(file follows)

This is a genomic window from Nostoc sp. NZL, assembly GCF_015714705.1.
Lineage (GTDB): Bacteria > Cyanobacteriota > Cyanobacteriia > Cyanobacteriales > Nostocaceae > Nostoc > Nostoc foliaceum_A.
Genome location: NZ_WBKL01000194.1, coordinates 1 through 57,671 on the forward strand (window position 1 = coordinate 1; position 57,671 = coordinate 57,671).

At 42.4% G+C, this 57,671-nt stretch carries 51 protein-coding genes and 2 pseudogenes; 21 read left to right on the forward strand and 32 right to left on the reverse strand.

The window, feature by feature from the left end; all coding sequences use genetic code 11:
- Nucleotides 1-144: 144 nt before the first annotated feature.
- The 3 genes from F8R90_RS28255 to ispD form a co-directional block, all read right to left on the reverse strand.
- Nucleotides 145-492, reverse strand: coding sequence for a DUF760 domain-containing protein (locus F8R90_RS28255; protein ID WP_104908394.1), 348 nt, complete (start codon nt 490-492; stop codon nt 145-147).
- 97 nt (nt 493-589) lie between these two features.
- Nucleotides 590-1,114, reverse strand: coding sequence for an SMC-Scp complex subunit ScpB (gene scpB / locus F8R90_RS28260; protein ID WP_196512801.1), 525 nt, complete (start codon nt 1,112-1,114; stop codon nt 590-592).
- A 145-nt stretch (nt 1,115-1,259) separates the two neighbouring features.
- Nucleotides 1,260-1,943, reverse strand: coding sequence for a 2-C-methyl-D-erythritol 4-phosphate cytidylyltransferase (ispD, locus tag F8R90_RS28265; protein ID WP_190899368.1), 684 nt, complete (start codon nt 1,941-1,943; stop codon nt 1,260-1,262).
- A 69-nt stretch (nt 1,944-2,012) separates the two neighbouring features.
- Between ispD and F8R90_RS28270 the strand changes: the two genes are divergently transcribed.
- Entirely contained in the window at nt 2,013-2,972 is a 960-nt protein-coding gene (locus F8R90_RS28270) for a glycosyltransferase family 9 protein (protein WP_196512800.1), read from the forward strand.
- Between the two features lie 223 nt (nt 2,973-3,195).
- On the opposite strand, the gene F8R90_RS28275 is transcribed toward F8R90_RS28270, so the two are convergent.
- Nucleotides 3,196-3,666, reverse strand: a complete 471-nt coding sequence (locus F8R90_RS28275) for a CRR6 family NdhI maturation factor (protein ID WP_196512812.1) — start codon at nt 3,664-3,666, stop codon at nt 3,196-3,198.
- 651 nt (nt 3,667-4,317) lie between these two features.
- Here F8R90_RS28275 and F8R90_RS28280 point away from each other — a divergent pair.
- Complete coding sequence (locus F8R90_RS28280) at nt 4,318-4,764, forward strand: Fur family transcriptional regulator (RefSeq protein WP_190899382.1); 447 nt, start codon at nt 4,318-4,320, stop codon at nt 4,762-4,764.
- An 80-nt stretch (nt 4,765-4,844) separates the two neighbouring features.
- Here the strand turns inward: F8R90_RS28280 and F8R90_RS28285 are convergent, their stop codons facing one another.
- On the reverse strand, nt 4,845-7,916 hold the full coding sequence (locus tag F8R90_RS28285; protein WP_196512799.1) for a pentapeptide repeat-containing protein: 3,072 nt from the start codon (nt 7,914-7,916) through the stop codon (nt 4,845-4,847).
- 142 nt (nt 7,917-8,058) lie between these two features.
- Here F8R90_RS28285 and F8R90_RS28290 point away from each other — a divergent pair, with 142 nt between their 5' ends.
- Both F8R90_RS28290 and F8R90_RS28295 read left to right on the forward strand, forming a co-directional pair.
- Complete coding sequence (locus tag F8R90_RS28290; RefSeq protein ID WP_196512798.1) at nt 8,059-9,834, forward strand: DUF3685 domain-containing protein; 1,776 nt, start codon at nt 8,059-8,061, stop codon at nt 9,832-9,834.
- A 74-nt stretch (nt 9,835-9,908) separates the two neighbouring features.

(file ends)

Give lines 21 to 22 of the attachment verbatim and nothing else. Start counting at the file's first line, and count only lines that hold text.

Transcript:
- Complete coding sequence (locus F8R90_RS28280) at nt 4,318-4,764, forward strand: Fur family transcriptional regulator (RefSeq protein WP_190899382.1); 447 nt, start codon at nt 4,318-4,320, stop codon at nt 4,762-4,764.
- An 80-nt stretch (nt 4,765-4,844) separates the two neighbouring features.